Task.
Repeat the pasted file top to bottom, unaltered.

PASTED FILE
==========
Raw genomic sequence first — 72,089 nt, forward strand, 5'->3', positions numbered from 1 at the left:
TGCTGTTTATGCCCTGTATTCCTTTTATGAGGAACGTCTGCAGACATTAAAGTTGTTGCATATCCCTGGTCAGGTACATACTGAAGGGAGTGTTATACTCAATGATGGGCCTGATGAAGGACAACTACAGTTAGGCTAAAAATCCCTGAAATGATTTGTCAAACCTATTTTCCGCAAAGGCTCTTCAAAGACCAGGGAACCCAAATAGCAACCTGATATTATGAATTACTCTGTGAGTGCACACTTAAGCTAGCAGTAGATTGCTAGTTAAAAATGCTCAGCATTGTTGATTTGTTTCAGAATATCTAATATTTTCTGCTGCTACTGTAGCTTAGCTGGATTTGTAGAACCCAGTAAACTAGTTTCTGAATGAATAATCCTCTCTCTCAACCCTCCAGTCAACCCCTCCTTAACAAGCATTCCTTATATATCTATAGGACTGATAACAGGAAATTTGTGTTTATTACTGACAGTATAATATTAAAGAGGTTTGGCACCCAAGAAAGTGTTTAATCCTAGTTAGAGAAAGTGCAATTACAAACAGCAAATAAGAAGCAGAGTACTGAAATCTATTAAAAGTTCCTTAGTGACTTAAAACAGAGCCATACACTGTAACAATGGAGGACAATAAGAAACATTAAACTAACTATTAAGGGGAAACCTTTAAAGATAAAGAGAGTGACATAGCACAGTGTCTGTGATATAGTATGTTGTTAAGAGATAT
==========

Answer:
Raw genomic sequence first — 72,089 nt, forward strand, 5'->3', positions numbered from 1 at the left:
TGCTGTTTATGCCCTGTATTCCTTTTATGAGGAACGTCTGCAGACATTAAAGTTGTTGCATATCCCTGGTCAGGTACATACTGAAGGGAGTGTTATACTCAATGATGGGCCTGATGAAGGACAACTACAGTTAGGCTAAAAATCCCTGAAATGATTTGTCAAACCTATTTTCCGCAAAGGCTCTTCAAAGACCAGGGAACCCAAATAGCAACCTGATATTATGAATTACTCTGTGAGTGCACACTTAAGCTAGCAGTAGATTGCTAGTTAAAAATGCTCAGCATTGTTGATTTGTTTCAGAATATCTAATATTTTCTGCTGCTACTGTAGCTTAGCTGGATTTGTAGAACCCAGTAAACTAGTTTCTGAATGAATAATCCTCTCTCTCAACCCTCCAGTCAACCCCTCCTTAACAAGCATTCCTTATATATCTATAGGACTGATAACAGGAAATTTGTGTTTATTACTGACAGTATAATATTAAAGAGGTTTGGCACCCAAGAAAGTGTTTAATCCTAGTTAGAGAAAGTGCAATTACAAACAGCAAATAAGAAGCAGAGTACTGAAATCTATTAAAAGTTCCTTAGTGACTTAAAACAGAGCCATACACTGTAACAATGGAGGACAATAAGAAACATTAAACTAACTATTAAGGGGAAACCTTTAAAGATAAAGAGAGTGACATAGCACAGTGTCTGTGATATAGTATGTTGTTAAGAGATAT